The nationalist movement was prevalent in virtually every European country towards the end of the 19th century. In Finland, Jean Sibelius rose to become the foremost authority on his nation’s identity in music, with his symphonies, tone poems and orchestral suites becoming his most well-known and commonly performed works.
Finlandia is without question Sibelius’ most popular piece, with its famous growling opening and constant, proud and stately resolve. This work is the epitome not only of the Sibelian style, but also musical nationalism itself. Slightly less popular but just as stirring, The Tempest Suite is a typical example of the composers’ brilliance for orchestration, The Storm movement in particular summons howling wind and waves like no other classical work, including Debussy’s La Mer.
La Valse Triste is a work of undeniable expressivity, and together with Finlandia has secured the composers’ place on classical compilations and concert programming. The melodies of the work are often plagiarised, and extracts of this piece have been used in a number of Hollywood films. More interestingly, the work highlights the shadow of Tchaikovsky, and even the earlier composers - Schubert and Beethoven - that lingered over the close of the Romantic era, even a century after their deaths.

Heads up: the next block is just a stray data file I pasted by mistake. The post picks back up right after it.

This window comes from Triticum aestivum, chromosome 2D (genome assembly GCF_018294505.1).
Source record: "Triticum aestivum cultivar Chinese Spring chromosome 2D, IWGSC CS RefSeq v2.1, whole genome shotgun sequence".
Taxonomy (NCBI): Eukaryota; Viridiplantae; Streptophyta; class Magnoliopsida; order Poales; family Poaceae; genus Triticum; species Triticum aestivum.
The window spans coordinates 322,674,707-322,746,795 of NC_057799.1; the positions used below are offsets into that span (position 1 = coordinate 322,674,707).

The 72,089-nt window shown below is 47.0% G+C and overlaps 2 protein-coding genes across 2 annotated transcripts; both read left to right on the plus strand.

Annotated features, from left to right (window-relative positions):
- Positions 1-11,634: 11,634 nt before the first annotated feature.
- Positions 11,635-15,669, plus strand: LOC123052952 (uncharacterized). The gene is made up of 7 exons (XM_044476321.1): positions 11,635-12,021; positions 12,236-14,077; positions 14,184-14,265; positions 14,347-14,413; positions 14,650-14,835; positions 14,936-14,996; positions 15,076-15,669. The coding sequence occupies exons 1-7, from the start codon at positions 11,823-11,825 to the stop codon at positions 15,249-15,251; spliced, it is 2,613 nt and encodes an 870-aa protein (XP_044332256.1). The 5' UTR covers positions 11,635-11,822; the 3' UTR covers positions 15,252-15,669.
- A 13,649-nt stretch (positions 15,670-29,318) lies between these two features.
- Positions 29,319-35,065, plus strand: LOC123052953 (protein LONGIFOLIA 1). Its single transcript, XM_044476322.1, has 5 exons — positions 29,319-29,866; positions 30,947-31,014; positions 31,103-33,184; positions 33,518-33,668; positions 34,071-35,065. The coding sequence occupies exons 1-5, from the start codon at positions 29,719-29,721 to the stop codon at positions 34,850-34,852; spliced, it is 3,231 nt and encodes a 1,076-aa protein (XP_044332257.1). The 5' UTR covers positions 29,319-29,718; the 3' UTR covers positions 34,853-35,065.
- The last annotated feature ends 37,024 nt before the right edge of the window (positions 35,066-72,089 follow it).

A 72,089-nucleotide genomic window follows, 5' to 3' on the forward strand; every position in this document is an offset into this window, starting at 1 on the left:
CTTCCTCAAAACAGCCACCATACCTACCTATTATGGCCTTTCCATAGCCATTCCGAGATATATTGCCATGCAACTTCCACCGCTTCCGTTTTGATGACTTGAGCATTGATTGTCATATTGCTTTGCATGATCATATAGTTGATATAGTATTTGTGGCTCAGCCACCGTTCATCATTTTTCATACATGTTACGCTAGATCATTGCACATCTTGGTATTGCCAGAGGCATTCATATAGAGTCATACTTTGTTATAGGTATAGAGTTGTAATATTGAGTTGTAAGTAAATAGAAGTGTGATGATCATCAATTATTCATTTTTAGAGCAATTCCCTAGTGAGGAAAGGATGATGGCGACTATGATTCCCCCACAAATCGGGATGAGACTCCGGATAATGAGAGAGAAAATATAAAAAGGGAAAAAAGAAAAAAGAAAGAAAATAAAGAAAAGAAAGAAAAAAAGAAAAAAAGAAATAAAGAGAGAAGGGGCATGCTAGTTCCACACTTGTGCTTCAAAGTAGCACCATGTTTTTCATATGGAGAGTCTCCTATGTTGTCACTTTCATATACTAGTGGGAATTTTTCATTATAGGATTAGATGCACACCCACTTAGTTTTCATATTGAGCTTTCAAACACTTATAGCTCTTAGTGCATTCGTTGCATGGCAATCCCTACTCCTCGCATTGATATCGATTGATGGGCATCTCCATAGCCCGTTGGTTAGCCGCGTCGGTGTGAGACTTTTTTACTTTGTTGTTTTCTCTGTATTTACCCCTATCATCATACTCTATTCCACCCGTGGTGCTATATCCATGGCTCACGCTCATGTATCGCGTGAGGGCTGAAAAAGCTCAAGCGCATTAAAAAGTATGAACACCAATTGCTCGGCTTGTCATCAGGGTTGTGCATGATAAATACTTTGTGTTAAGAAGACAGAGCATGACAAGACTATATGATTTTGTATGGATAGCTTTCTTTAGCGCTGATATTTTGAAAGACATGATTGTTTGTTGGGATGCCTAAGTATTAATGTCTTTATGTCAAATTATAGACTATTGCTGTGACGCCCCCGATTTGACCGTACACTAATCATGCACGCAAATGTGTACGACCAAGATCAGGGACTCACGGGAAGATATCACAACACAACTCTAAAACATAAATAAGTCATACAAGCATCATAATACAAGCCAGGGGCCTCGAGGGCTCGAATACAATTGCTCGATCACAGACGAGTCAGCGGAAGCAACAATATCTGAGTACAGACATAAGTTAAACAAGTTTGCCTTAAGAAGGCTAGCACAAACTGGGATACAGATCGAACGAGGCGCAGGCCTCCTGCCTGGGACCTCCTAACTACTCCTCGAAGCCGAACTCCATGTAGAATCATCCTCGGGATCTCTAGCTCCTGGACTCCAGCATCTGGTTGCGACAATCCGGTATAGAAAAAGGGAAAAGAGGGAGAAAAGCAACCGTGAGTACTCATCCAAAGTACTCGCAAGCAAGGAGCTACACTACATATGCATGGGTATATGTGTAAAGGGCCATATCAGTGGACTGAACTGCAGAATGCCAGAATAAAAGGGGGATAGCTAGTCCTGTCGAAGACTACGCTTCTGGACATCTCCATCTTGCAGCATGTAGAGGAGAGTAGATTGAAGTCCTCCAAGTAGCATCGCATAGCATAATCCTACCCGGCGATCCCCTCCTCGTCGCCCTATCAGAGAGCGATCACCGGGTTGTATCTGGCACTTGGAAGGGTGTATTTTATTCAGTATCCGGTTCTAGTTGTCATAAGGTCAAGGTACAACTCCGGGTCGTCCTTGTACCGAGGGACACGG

Yet Sibelius was much more than a nationalist. His seven symphonies were once thought to offer an acceptable if conservative face to modern music, but they are now regarded as pioneering in their own right. The fifth symphony has become one of the most admired of all 20th century works, and the seventh is a highly original compression of the four movements of the traditional symphony into a single span of constantly evolving material.
La Valse Triste, Finlandia, The Tempest Suite